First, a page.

Some companies may need a bot to deliver help center articles across a variety of channels and capture basic customer context. Other companies may need bots for personalized requests, like telling a customer how much data her iPhone used this month or recommending a new plan based on usage.

Offering personalized service with a chatbot requires more resources and a bigger budget. You’ll need a chatbot solution that integrates with customer service software and other relevant systems.

2. Is your chatbot flexible enough to work across different channels?

Customers expect to get support over their preferred touchpoints—whether they’re interacting with a human or a bot. And 40 percent of companies are already using AI to engage with customers via their preferred contact methods.

Research tells us customers want to interact with brands on channels they use with friends and family. Messaging and social media channels, like Facebook Messenger, WhatsApp, Twitter Direct Message, LINE, Apple Business Chat (which integrates with iMessage), and SMS lend themselves to more convenient conversational experiences. For instance, Samsung Australia created a Twitter chatbot to give customers personalized TV recommendations.

It’s important for your chatbot to work across all these different channels. With a chatbot platform that’s flexible, you can connect your bot to any channel, without any heavy lifting. For example, Zendesk lets a business build once and deploy anywhere. In other words, you can use the best version of a rich bot experience across all your channels, even those with no native bot support.

3. What level of context will your chatbot need?

44 percent of customers say it is most frustrating when they have to start all over with a human agent after interacting with a bot. More context leads to better chatbots—and more personalized conversations.

Freelance platform Upwork’s chatbot displays proactive CTAs tailored to what a user is trying to accomplish, like what help center article they’re viewing.

Upwork’s bot also uses contextual metadata, like a user’s name for a personalized greeting. It knows if a user is a client or a freelancer, tailoring quick replies accordingly. It also integrates with our Support Suite, so agents have the context they need to handle every escalated chat.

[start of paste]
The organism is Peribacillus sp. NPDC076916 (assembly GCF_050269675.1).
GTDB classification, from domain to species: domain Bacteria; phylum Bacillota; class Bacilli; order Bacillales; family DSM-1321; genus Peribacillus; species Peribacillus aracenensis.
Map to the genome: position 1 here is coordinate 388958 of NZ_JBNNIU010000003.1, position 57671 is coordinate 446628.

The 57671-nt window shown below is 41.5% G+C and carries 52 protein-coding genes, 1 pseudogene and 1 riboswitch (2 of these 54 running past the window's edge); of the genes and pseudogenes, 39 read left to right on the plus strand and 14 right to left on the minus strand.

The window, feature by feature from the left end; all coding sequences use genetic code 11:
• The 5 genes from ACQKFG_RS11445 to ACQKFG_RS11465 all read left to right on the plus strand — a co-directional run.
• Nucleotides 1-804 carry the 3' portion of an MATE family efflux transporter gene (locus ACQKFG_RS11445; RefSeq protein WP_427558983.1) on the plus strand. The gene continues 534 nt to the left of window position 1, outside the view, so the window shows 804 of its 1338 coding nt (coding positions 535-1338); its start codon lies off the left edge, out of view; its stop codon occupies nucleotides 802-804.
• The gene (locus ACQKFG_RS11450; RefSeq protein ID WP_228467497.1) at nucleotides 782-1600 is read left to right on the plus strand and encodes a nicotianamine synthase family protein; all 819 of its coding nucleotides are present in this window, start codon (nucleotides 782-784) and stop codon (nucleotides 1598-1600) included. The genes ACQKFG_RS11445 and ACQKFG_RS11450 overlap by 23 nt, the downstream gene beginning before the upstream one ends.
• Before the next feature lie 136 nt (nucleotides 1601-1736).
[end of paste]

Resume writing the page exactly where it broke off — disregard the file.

Beyond passing on relevant information to agents, bots can also pass on context to a CRM or other software. This enables things like:

  • Understanding that Rose has a necklace in her cart and sending a message to a marketing automation tool, so she receives better-targeted email offers
  • Knowing that IT buyer Bob signed up for a demo and qualifying him as a lead in a sales CRM

Bots can read context coming from a conversation, too. With sentiment analysis, a virtual agent can understand when a customer is frustrated and react accordingly.

4. How will you manage conversations between chatbots and agents?

Businesses need tools to both deploy chatbot conversations on the front end and manage them on the back end. This ensures agents can understand the intent behind every conversation and streamline hand-offs between agents and chatbots.

With the help of triggers, automation, and workflows, support teams can centrally define engagement rules and track, manage, and prioritize chatbot interactions at scale. In fact, 39 percent of companies already use AI to prioritize customers based on their status or account type. This opens up possibilities, like automatically assigning:

  • A high priority to VIP customers, so a bot can route them to a live salesperson for help—with conversation history
  • A repeat dissatisfied customer to a specialized customer support team by looking at context, sentiment, and intent

To effectively control bot interactions, a business will need to integrate its chatbot solution with its customer service software.

The agent workspace in Zendesk provides agents with a real-time, conversation-focused interface to seamlessly manage conversations between agents and bots.

The best bot experiences are built with Zendesk

Zendesk makes it easy to enhance your customer support experience with a chatbot. Answer Bot can leverage your existing help center resources to guide customers to a resolution via self-service and collect customer context. And if you want a little more control, our click-to-build flow creator enables you to create rich, customized bot conversations without writing code. Most importantly, our award-winning support platform provides teams with a real-time, conversation-focused interface to seamlessly track and manage conversations between agents and bots. It also integrates with all the systems your team depends on, including third-party bots.

Deliver better customer service with a chatbot

Try our chatbot software for free.

Deliver better customer service with a chatbot

Try our chatbot software for free.